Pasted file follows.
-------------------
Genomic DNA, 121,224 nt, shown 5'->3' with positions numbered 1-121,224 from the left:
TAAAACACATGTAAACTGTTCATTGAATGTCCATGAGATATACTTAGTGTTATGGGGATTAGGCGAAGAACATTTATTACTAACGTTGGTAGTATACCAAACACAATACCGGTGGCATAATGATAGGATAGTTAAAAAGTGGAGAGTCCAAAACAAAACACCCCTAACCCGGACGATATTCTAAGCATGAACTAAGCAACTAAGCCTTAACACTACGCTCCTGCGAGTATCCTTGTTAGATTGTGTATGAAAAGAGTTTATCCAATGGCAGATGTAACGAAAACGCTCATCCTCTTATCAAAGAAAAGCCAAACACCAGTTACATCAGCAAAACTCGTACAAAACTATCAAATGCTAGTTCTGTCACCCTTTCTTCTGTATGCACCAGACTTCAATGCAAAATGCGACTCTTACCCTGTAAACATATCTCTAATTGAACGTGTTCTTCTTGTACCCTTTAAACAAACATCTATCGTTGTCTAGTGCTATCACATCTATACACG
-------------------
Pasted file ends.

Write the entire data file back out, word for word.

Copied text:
Genomic DNA, 121,224 nt, shown 5'->3' with positions numbered 1-121,224 from the left:
TAAAACACATGTAAACTGTTCATTGAATGTCCATGAGATATACTTAGTGTTATGGGGATTAGGCGAAGAACATTTATTACTAACGTTGGTAGTATACCAAACACAATACCGGTGGCATAATGATAGGATAGTTAAAAAGTGGAGAGTCCAAAACAAAACACCCCTAACCCGGACGATATTCTAAGCATGAACTAAGCAACTAAGCCTTAACACTACGCTCCTGCGAGTATCCTTGTTAGATTGTGTATGAAAAGAGTTTATCCAATGGCAGATGTAACGAAAACGCTCATCCTCTTATCAAAGAAAAGCCAAACACCAGTTACATCAGCAAAACTCGTACAAAACTATCAAATGCTAGTTCTGTCACCCTTTCTTCTGTATGCACCAGACTTCAATGCAAAATGCGACTCTTACCCTGTAAACATATCTCTAATTGAACGTGTTCTTCTTGTACCCTTTAAACAAACATCTATCGTTGTCTAGTGCTATCACATCTATACACG